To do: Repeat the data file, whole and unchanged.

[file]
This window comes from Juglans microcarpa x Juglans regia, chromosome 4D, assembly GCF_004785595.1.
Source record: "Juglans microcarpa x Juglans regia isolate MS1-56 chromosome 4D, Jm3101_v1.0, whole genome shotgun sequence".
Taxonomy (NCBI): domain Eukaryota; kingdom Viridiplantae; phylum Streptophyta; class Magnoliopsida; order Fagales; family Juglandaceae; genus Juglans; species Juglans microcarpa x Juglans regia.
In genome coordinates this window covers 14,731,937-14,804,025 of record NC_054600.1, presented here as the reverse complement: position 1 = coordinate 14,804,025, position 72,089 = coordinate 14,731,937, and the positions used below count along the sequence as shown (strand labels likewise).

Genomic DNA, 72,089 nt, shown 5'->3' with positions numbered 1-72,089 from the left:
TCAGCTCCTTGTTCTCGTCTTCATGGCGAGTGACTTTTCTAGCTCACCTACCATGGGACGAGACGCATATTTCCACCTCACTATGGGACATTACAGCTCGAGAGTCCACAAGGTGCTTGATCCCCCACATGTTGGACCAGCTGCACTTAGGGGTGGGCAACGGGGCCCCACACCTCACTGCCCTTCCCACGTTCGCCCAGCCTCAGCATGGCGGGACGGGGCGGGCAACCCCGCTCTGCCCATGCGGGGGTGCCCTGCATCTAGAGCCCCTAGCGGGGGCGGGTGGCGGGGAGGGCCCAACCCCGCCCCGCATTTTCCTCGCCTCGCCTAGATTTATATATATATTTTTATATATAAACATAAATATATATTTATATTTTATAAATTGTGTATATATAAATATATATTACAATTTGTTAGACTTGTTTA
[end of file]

This window comes from Juglans microcarpa x Juglans regia, chromosome 4D, assembly GCF_004785595.1.
Source record: "Juglans microcarpa x Juglans regia isolate MS1-56 chromosome 4D, Jm3101_v1.0, whole genome shotgun sequence".
Taxonomy (NCBI): domain Eukaryota; kingdom Viridiplantae; phylum Streptophyta; class Magnoliopsida; order Fagales; family Juglandaceae; genus Juglans; species Juglans microcarpa x Juglans regia.
In genome coordinates this window covers 14,731,937-14,804,025 of record NC_054600.1, presented here as the reverse complement: position 1 = coordinate 14,804,025, position 72,089 = coordinate 14,731,937, and the positions used below count along the sequence as shown (strand labels likewise).

Genomic DNA, 72,089 nt, shown 5'->3' with positions numbered 1-72,089 from the left:
TCAGCTCCTTGTTCTCGTCTTCATGGCGAGTGACTTTTCTAGCTCACCTACCATGGGACGAGACGCATATTTCCACCTCACTATGGGACATTACAGCTCGAGAGTCCACAAGGTGCTTGATCCCCCACATGTTGGACCAGCTGCACTTAGGGGTGGGCAACGGGGCCCCACACCTCACTGCCCTTCCCACGTTCGCCCAGCCTCAGCATGGCGGGACGGGGCGGGCAACCCCGCTCTGCCCATGCGGGGGTGCCCTGCATCTAGAGCCCCTAGCGGGGGCGGGTGGCGGGGAGGGCCCAACCCCGCCCCGCATTTTCCTCGCCTCGCCTAGATTTATATATATATTTTTATATATAAACATAAATATATATTTATATTTTATAAATTGTGTATATATAAATATATATTACAATTTGTTAGACTTGTTTA